Citi’s ‘peak oil demand’ proponent swaps Wall St for renewables

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One of the world’s top energy analysts who predicted a looming peak in oil demand is putting his money where his mouth is: quitting his Wall Street job to work in the renewables industry.

Seth Kleinman, global head of energy strategy at Citigroup, said he is stepping down to become the clean energy director of a non-profit that helps kickstart businesses in Costa Rica.

“Renewables are quickly encroaching on demand growth for oil,” said Mr Kleinman. “Now is a good time to go, I’ve been talking about it for years. I was an early proponent of the peak oil demand theory.”

The prospect of “peak demand” for oil has found a growing chorus of supporters among some analysts and energy companies that believe an end to growth in global consumption could come by 2040 if governments aggressively pursue targets for lowering emissions.

Others, from the International Energy Agency to the Saudi Arabian government, have questioned this assumption, saying growth in emerging markets will see oil demand rise even if developed economies curb consumption, with global demand predicted to top 100m barrels per day by the end of this decade.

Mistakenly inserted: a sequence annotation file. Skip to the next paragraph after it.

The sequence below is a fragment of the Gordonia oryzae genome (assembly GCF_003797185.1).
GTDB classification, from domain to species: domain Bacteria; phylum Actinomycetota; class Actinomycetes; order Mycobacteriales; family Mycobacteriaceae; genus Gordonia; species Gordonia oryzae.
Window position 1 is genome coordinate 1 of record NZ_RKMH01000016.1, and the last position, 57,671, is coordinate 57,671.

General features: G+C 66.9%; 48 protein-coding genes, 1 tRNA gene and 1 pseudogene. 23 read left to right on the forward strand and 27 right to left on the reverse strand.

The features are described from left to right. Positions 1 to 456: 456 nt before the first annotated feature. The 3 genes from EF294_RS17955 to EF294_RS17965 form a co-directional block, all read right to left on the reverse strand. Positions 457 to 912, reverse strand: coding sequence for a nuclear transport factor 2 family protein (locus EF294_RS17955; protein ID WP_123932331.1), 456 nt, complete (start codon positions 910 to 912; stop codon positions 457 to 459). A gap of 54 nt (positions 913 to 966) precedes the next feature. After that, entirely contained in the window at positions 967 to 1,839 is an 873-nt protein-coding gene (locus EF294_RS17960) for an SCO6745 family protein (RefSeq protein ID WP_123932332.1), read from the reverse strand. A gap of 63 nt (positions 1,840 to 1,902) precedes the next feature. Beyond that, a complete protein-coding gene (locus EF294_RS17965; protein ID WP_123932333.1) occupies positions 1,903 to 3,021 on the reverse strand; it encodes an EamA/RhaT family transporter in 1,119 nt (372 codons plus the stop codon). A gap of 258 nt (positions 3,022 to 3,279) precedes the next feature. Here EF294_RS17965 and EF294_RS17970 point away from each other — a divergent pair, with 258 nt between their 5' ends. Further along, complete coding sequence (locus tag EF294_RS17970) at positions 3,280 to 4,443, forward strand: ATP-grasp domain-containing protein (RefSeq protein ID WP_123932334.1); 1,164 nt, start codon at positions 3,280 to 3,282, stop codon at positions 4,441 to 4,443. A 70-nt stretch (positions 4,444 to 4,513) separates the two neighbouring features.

Ed Morse, Citigroup’s global head of commodities and former US government energy adviser, said in an internal note seen by the Financial Times the move into a “strikingly different” area was unsurprising given Mr Kleinman’s “growing near-obsession” with renewables in recent years.

“[This] is a driver of his analysis of peak oil demand, a subject that he has been one of the first to recognize and take seriously as something that will likely unfold quite visibly over the next decade,” he said.

Mr Kleinman started his career as a market analyst at consultancy PFC Energy in Washington DC, before moving into physical and proprietary trading at Hess Energy Trading Company in New York.

He later went to Morgan Stanley to be an analyst in their global oil research team and served as Glencore’s global head of oil analysis, based in London prior to joining Citigroup in 2011.

Starting at Costa Rica-based ParqueTec in July, Mr Kleinman’s said he will be looking to parlay his interest in renewables with his experience in banking, acting as a bridge between the two sectors.

He said banks and financial institutions are struggling to find suitable companies in which to deploy funds earmarked for green investments. His initial project will be to arrange financing for solar developer Sibo Energy.

“We are trying to facilitate the financing of the clean energy revolution,” said Mr Kleinman.

“As far as I’m concerned the end is nigh for oil.”

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